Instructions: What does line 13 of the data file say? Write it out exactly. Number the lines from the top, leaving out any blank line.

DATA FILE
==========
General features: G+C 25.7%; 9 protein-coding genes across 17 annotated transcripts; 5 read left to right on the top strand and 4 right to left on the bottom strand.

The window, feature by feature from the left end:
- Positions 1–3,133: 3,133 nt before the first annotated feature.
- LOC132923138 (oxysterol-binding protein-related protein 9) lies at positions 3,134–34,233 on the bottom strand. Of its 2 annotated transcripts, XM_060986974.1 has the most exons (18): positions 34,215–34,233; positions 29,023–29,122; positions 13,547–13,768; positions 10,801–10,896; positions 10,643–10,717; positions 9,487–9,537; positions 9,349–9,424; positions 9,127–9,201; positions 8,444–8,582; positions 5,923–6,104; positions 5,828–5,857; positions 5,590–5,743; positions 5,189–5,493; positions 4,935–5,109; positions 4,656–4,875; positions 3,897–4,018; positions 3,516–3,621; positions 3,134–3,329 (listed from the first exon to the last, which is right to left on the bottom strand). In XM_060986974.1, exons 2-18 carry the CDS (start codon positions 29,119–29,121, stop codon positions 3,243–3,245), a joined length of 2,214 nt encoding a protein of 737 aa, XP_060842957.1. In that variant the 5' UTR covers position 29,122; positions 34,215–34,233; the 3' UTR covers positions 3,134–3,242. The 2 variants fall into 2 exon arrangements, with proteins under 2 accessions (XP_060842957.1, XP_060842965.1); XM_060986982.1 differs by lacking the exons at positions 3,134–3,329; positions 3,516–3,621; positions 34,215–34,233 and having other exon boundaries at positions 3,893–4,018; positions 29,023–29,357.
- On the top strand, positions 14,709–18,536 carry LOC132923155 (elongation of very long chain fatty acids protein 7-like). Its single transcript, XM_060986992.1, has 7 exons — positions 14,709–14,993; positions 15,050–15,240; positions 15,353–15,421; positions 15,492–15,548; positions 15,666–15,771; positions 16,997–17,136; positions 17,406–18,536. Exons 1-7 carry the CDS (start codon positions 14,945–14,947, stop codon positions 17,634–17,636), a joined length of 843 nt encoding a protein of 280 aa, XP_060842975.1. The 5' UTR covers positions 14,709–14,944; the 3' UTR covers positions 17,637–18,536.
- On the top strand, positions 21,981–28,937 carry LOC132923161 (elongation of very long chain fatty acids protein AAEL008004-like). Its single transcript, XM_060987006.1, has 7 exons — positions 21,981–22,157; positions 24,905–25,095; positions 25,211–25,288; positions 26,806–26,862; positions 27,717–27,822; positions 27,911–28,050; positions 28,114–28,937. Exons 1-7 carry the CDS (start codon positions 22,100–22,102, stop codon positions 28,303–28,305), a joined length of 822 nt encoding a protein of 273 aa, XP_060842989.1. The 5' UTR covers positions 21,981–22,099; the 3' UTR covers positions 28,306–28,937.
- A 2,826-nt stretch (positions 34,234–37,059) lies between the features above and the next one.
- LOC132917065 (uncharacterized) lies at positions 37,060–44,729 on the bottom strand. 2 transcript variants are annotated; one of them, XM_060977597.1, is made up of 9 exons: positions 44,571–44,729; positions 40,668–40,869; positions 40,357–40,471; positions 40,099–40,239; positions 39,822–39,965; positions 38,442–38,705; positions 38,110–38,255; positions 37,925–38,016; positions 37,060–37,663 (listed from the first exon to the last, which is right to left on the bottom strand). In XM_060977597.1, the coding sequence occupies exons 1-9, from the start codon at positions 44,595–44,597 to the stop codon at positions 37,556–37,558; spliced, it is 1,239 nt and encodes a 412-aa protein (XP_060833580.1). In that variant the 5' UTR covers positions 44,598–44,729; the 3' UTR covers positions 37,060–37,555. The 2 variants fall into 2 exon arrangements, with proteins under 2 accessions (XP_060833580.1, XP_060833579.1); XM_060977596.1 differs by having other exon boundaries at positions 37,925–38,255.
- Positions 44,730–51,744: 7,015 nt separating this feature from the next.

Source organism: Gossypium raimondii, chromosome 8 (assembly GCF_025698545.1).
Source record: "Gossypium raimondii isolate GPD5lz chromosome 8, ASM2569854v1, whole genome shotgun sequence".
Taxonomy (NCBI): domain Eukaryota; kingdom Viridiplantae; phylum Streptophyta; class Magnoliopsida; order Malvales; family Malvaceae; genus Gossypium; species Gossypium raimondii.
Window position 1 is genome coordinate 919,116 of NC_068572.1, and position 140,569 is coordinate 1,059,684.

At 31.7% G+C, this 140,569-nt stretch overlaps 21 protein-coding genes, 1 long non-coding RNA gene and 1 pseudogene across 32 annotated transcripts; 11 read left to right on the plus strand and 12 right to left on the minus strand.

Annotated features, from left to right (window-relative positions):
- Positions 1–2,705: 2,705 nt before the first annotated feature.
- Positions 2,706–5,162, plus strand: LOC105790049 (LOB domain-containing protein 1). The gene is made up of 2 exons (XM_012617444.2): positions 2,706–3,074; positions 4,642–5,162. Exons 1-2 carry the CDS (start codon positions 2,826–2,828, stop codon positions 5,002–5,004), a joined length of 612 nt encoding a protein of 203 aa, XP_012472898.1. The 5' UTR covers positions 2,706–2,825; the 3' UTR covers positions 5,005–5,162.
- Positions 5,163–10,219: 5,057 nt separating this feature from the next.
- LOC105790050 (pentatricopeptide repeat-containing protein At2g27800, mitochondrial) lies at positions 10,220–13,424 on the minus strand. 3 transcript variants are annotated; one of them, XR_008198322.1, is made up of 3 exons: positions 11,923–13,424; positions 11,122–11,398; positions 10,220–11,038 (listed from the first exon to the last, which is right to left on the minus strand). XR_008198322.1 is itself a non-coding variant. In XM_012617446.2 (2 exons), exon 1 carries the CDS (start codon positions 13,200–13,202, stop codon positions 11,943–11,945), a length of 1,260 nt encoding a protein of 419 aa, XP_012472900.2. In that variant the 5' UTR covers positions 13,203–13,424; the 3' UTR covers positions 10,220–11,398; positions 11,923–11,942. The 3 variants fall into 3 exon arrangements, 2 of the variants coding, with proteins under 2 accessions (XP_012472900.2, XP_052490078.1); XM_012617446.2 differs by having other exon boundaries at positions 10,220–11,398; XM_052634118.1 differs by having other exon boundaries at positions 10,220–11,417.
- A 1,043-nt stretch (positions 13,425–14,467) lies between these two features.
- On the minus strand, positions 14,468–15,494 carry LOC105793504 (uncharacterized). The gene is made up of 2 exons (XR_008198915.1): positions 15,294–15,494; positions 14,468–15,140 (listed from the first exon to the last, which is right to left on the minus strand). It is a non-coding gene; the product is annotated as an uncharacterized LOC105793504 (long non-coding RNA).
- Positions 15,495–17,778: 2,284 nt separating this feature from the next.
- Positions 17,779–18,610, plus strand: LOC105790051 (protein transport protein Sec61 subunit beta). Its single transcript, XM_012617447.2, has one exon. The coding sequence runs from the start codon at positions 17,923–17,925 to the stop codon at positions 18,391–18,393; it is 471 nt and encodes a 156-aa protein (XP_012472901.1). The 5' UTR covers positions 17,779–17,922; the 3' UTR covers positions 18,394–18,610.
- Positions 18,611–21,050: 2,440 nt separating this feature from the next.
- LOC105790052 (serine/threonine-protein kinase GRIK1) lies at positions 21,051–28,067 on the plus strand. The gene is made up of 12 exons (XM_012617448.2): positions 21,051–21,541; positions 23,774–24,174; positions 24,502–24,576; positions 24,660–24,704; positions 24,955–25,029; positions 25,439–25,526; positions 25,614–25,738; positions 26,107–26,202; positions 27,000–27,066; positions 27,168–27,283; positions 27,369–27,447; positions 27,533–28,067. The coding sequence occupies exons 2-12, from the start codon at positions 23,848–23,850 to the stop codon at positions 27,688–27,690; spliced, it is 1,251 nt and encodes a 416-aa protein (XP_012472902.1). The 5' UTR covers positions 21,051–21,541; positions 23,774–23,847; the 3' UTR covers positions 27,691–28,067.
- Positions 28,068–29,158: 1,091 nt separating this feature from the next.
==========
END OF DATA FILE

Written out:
Window position 1 is genome coordinate 919,116 of NC_068572.1, and position 140,569 is coordinate 1,059,684.